Benedetto MARCELLO (1686-1739)
Piano Sonatas
Suonata III in G [7:02]
Suonata V in D minor [8:30]
Suonata VII in A minor [10:57]
Minuetto in D [1:39]
Suonata X in C minor [17:14]
Suonata IX in A [8:13]
Minuetto in C [1:39]
Andrea Bacchetti (piano)
rec. Fazioli Concert Hall, Sacile, Italy, April 2010. DDD
RCA RED SEAL 88697814662 [55:14] 

Sony RCA's chosen title, 'Piano Sonatas', is something of an anachronism, as is Italian pianist Andrea Bacchetti's use of a modern pianoforte. Music-lovers who prefer historical exactitude are probably unlikely to give this new release much of a chance. That would be a pity for two reasons at least: first, because any chance to listen to the inexplicably neglected Benedetto Marcello's music should always be jumped at. Secondly, because Bacchetti gives a typically stylish, thoughtful and expressive account of these five appealing and distinctive Suonate. His phrasing and colouring is at the same time understated and revelatory. His recent modern-piano recordings of Galuppi's Sonatas on RCA Red Seal (review), of Bach's English Suites on Decca (review) and his Toccatas on Dynamic (review) were all highly praised. Here, the alien sound of Bacchetti's instrument in historical terms is all but forgotten in these sensitive, timeless explorations.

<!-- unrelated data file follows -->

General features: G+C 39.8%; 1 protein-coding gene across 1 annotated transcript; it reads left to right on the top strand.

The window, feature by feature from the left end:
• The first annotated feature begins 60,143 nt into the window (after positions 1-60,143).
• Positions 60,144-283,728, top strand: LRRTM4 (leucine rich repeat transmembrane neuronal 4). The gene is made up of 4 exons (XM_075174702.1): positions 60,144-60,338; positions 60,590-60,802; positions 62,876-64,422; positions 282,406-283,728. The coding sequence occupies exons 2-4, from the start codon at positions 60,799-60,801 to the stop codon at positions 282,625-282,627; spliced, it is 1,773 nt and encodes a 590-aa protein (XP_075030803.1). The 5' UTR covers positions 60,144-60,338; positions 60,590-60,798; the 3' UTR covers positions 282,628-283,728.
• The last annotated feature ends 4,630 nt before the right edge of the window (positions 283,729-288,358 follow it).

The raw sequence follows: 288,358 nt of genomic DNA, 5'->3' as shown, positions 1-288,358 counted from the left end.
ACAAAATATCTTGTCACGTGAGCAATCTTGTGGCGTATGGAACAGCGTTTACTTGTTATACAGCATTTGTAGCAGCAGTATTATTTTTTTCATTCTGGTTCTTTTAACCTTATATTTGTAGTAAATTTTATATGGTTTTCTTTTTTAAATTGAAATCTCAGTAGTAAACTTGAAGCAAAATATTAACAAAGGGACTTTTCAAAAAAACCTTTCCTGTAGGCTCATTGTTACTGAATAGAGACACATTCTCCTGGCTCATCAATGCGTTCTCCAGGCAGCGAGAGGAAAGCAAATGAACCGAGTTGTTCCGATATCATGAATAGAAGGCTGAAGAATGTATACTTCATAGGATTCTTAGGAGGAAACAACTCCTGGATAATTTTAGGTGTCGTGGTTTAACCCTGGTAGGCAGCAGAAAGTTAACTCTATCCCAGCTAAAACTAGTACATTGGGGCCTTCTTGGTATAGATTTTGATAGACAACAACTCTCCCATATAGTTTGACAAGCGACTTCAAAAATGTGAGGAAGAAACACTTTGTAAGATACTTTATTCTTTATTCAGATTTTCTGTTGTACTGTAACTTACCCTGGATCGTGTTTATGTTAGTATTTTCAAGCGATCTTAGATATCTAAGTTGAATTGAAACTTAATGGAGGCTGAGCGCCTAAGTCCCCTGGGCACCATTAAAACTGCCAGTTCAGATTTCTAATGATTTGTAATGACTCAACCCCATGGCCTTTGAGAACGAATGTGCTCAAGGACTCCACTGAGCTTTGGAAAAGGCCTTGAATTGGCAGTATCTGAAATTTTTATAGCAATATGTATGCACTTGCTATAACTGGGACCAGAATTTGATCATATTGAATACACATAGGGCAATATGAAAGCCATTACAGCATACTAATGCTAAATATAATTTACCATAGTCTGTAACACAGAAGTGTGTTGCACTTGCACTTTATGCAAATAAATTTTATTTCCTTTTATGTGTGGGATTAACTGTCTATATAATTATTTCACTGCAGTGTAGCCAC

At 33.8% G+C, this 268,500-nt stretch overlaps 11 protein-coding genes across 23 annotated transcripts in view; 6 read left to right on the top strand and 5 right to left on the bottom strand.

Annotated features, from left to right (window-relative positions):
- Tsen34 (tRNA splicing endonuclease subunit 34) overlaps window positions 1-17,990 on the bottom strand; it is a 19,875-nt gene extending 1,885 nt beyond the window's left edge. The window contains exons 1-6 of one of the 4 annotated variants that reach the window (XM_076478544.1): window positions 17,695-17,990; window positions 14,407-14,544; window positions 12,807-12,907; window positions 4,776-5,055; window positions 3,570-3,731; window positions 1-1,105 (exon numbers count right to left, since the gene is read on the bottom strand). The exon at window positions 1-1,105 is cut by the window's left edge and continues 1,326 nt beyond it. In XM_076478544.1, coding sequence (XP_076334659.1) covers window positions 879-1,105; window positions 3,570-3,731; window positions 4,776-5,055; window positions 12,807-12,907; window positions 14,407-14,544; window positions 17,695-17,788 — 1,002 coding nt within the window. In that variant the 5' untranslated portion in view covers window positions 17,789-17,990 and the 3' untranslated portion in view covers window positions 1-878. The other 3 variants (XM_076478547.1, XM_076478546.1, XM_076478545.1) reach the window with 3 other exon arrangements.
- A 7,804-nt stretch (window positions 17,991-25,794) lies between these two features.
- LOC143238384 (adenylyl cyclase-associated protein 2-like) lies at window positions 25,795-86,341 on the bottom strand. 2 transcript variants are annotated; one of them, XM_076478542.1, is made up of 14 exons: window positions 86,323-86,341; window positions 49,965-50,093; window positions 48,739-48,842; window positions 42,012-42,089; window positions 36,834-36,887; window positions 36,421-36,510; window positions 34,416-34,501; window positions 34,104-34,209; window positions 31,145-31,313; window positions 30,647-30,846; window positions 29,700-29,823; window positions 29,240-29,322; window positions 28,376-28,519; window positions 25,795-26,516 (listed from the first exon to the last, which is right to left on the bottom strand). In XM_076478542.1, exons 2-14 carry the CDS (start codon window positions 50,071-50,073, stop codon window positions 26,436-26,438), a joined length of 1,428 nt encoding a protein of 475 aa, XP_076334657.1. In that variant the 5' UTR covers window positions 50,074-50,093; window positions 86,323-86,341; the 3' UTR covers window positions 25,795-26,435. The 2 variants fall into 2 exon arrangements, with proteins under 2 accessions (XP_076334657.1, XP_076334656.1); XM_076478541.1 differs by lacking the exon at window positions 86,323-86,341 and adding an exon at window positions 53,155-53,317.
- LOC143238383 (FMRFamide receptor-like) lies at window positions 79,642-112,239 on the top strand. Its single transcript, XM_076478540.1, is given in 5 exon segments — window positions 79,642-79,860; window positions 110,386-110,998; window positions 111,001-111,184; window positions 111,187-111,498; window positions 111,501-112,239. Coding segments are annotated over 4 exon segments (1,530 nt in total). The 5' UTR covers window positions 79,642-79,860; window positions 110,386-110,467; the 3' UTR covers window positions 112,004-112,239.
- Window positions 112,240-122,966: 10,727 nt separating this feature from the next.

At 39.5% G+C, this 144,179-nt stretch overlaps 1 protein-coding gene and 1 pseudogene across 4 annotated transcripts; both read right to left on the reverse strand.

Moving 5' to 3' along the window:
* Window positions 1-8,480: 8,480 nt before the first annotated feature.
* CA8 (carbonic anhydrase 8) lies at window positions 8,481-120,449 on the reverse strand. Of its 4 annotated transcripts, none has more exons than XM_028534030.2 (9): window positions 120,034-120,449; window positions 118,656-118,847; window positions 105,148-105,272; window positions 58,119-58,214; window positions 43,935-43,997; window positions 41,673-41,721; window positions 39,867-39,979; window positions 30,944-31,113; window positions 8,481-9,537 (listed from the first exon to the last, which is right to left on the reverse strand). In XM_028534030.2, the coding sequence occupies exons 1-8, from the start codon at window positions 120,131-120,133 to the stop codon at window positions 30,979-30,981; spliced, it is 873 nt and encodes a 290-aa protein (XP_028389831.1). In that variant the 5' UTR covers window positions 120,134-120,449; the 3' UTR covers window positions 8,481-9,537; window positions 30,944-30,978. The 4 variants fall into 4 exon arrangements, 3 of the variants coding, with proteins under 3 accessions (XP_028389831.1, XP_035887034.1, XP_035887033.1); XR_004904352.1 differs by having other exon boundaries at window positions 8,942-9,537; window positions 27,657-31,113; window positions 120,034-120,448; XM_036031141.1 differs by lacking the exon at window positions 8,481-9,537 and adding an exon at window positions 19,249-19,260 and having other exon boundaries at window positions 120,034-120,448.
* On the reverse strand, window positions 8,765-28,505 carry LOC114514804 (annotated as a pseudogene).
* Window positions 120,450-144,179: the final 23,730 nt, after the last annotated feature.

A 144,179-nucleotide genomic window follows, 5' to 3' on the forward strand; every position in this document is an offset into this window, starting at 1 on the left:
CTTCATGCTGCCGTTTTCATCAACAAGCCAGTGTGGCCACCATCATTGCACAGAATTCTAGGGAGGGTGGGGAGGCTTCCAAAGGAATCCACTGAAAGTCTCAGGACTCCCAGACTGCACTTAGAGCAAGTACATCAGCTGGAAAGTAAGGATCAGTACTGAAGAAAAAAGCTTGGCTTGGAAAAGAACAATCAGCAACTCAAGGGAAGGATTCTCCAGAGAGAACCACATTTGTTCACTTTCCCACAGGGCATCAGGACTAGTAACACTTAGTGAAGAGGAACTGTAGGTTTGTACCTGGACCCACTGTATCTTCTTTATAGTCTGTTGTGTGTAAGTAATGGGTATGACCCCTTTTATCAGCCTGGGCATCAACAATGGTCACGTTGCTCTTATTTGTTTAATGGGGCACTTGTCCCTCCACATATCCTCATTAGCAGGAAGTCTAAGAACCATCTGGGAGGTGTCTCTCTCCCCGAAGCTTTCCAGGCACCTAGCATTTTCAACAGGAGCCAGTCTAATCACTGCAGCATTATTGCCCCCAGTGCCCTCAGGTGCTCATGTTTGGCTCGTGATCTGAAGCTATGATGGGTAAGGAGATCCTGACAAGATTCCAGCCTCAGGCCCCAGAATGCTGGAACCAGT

Marcello's elder brother Alessandro is probably better remembered nowadays, chiefly for his Oboe Concerto in D minor. Benedetto's fine vocal music, both sacred and secular, was popular until the 20th century. Musicologist Eleanor Selfridge-Field, who provides the biographical essay for Marcello in New Grove, refers to his "perfunctory involvement with instrumental music", but such a remark belies the free-thinking modernity-through-simplicity of these almost anti-Bachian works.
Selfridge-Field is also the author of 'The Music of Benedetto and Alessandro Marcello: a Thematic Catalogue with Commentary on the Composers, Works and Sources' (Oxford, 1990), and in recent times an 'SF' number has begun to be attached to Marcello's works. They could have been of benefit here, where some of these Sonatas may or may not be related or identical to those in his lost op.3. What the accompanying notes explain, in a roundabout way, is that these versions are fruits of a new edition, prepared from original manuscripts held in the Marciana National Library in Venice by Bacchetti himself and by Mario Marcarini, author of those notes.
The notes themselves are well written, if with a slight foreign accent in translation, but also brief, with barely a mention of the music. A small note on the back inlay indicates that there are "ROM extras on CD", and it is there that the reader will find some historical background to the works and their source - although the extra text would have added very few extra sides to the booklet.
Such is the beauty of Marcello's Sonatas and the near-perfection of Bacchetti's interpretations, that the listener is inevitably left wondering why the eighty minutes of available CD space could not have been filled up more generously.
Collected reviews and contact at
Bacchetti's near-perfect playing matched with the beauty of Marcello's sonatas.

see also review by Dominy Clements